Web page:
Jeffries, Karl K.
Skills for Creativity: A Comparison Between Academic and Practitioner Conceptions of Creativity in Games Design.
Dialogues in Art & Design: Promoting and Sharing Excellence.
Higher Education Academy, Brighton, UK, pp. 44-49.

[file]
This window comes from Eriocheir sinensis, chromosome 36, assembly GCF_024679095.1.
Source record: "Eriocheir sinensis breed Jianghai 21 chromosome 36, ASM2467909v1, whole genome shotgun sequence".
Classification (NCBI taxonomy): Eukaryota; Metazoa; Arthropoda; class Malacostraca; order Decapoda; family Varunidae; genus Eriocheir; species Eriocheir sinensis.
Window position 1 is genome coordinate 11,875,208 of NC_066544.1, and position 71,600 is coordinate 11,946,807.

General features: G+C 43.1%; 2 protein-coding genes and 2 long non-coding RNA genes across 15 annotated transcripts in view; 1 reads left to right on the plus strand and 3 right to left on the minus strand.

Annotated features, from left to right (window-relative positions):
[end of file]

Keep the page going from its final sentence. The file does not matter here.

In the United Kingdom, the development of the ‘creative industries’ has been a constant theme for government policy since 1997. However, whilst the focus on ‘skills for creativity’ is welcome, a number of concerns exist regarding an overly prescriptive interpretation of these skills. Notwithstanding, organisations with an emphasis on employers’ needs are concerned that higher education is not delivering graduates with the skills industry requires. With regard to researching skills for creativity, such concerns may, or may not, be valid; such concerns, arguably, are largely dependent on the extent to which practitioners’ conception of skills for creativity differ to those of academics. The aim of this paper is to highlight the results of an experimental study to understand further the extent to which academics may differ to practitioners in their conception of skills relevant to creativity within a specific design-related subject: in this instance, games design.